‘We’re all afraid of the tax man.’
The voice comes from somewhere under the counter, while our wine seller does a bit of cleaning. ‘I’m in cleaning mode at the moment.’ She pops up again. ‘Would you like to try the semillon? It’s my favourite, now that I’m getting too old for the sharpness of sauvignon blanc.’
This is typical of the upfront honesty of your average Australian wine seller. This particular one was enjoying a coffee outside on the terrace when we arrived, having a laugh with her companions, who waved us good morning as went in.
Turns out they were the actual wine makers on their morning break. ‘That’s Linda* out there,’ says the lady behind (and under) the counter. ‘She makes the merlot. How do you like the Semillon?’
We did like it. But we didn’t mention that we had a bottle of Semillon from La Chataigne in South Africa, the last of the four bottles that we brought over. But back to the taxes. I ask her what WET stands for.
‘Wine Equalisation Tax?’ I offer, remembering what I’d learned on another visit.
She nods. ‘That’s the one.’
‘But what exactly does it mean?’ I ask.
‘It means give us your money.’
She goes on to explain that there is no subsidy for Australian wine growers. In fact, they have taxes instead, and the ‘wet’ tax isn’t the only one. ‘You have to pay 29% per bottle before you even sell it,’ she says.
As I’ve mentioned before, this accounts for the fact that we can buy Australian wine cheaper in the UK. (‘We do send you the rubbish as well, and you know we don’t drink Fosters?’ ‘Neither do we,’ I reply, with a sense of déjà vu). Ah, but what about our alcohol tax, I hear you asking? Australians have that as well, on top of the wet tax. And every bottle that is kept in storage is taxed – every year. It’s why you rarely find a bottle of wine over 2008 here, it’s why they drink their vintages very quickly – sometimes selling the lot within four hours.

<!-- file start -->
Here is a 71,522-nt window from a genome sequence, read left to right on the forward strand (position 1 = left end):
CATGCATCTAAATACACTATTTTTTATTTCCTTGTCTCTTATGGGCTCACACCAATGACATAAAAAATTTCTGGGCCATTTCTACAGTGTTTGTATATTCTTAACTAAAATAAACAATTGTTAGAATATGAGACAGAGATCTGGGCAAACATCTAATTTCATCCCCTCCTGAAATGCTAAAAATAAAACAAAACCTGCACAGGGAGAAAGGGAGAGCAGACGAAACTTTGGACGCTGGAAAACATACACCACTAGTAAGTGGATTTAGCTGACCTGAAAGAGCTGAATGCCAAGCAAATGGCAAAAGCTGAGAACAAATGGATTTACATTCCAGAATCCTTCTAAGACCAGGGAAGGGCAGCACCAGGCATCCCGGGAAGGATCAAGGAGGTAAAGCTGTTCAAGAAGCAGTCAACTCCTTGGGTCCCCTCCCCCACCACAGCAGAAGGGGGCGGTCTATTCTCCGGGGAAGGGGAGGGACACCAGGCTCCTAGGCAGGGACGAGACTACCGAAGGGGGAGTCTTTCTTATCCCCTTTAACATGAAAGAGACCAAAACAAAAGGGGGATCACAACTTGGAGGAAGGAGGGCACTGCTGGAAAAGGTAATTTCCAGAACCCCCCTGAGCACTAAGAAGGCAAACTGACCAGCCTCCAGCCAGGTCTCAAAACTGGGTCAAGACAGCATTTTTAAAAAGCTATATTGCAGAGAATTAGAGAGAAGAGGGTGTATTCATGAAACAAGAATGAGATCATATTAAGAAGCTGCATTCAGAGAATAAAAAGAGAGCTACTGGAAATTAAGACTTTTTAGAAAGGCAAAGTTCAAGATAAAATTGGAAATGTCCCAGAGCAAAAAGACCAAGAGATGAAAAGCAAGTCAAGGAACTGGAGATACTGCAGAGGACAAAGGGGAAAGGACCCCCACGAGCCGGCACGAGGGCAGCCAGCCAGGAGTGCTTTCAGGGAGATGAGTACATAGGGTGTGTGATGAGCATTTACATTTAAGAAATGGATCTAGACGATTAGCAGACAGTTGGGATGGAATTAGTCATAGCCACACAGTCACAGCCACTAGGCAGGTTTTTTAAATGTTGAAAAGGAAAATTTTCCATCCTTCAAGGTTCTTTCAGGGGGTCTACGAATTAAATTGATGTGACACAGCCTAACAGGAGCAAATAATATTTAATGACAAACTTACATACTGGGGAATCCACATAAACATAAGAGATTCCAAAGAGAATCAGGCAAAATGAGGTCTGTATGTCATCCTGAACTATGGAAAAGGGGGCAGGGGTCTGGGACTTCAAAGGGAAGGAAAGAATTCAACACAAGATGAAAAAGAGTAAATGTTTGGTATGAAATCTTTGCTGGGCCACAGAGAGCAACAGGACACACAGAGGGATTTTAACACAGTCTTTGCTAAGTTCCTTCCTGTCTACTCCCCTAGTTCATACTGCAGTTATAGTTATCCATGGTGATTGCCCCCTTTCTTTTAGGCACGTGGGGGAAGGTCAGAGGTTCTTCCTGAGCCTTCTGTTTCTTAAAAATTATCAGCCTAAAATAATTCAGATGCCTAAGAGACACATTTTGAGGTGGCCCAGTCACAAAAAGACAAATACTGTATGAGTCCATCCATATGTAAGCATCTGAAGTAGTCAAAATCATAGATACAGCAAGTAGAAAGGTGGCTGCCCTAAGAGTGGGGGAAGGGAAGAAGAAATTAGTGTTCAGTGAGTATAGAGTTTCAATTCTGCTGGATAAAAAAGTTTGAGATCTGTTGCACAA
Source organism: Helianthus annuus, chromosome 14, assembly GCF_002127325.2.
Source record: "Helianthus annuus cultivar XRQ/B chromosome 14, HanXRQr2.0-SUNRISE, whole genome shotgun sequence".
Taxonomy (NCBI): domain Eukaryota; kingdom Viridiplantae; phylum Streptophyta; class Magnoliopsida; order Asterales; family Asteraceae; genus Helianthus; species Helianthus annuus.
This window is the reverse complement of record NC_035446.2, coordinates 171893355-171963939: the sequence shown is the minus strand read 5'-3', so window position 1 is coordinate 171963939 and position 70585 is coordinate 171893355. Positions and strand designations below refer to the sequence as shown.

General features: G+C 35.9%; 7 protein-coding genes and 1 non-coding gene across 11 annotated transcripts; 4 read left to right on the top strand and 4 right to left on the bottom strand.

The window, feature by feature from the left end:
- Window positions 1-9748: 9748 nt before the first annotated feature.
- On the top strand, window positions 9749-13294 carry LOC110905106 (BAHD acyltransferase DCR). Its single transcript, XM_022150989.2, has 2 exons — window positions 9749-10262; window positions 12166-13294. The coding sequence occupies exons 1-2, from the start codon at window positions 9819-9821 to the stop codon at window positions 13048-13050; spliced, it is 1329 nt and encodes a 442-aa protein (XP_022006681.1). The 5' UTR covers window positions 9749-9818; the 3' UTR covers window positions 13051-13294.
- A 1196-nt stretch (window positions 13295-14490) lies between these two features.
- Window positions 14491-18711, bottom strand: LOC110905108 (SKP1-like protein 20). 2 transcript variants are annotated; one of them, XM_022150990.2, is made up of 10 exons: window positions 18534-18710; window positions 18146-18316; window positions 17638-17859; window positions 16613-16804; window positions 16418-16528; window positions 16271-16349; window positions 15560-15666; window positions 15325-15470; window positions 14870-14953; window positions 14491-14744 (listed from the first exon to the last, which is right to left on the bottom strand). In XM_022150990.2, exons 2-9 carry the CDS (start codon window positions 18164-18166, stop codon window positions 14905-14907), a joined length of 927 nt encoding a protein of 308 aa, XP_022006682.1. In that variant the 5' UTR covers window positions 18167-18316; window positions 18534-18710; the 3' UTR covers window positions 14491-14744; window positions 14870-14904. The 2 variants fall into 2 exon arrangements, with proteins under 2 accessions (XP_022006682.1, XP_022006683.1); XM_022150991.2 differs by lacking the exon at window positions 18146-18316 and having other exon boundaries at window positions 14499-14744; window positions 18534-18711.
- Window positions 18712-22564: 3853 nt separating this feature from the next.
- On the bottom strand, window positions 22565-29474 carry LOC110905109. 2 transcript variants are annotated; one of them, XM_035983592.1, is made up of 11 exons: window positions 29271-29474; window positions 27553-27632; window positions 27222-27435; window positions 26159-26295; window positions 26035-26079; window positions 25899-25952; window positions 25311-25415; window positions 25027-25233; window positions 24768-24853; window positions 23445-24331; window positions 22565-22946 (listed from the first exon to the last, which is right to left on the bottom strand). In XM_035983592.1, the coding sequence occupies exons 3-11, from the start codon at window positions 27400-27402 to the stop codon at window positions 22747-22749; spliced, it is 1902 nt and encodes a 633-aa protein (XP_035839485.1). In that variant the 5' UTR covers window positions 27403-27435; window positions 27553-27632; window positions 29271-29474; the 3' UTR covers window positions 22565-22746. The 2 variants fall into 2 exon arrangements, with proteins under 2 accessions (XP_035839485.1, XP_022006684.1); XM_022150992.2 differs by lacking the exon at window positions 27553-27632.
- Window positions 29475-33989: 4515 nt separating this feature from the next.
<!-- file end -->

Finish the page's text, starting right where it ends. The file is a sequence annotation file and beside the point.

‘And we like to drink it.’ Our host pops up from her cleaning again. ‘What’s the point of keeping it?’
She illustrates her point by offering us two merlots, 2011 and 2007. The 2011 is what you’d expect from a young merlot – peppery, tanniny, with hints of fruit and a trace of vanilla. Not bad with spag bol. But the 2007 is smooth and mellow, the flavours combining to make a very pleasant drink.
‘It’s on offer at $10 a bottle,’ she says. ‘We want to get rid of it.’
I explain that ‘back home’ it’s the other way round. As a general rule, the longer a wine is kept, the rarer it becomes and the more it costs, especially if it was a vintage year.
‘Nah, we just want to get rid of it.’
So we bought a bottle. It’s a bargain even by our standards, the cheapest wine we’ve come across in Australia by far. In fact, all the wines at this winery (Driftwood, in case you’re wondering, and our favourite of all the wineries we've visited) were priced well below any other’s we’d visited – and this was vineyard No 8 for Margaret River.
‘We make our wine to sell,’ she explains. ‘So we sell it at a fair price. Some may think that cheap wine means lesser quality, but we’ve won a lot of awards with our wine. And, with 200 wineries in Margaret River now, we have a wine war. Would you like to try our sparkling red?’
This is a shiraz, and it sparkles, with a bit of help from co2. It’s drunk chilled. It tastes – well, a bit odd.
‘What do you think of it?’
We tell her it’s a bit odd.
She sighs relief. ‘To tell you the truth I don’t like it,’ she whispers. ‘But don’t tell Barry* that.’
*Names of winemakers have been changed, due to the fact that I can’t actually remember them. But they were all very friendly and very enthusiastic about their wines.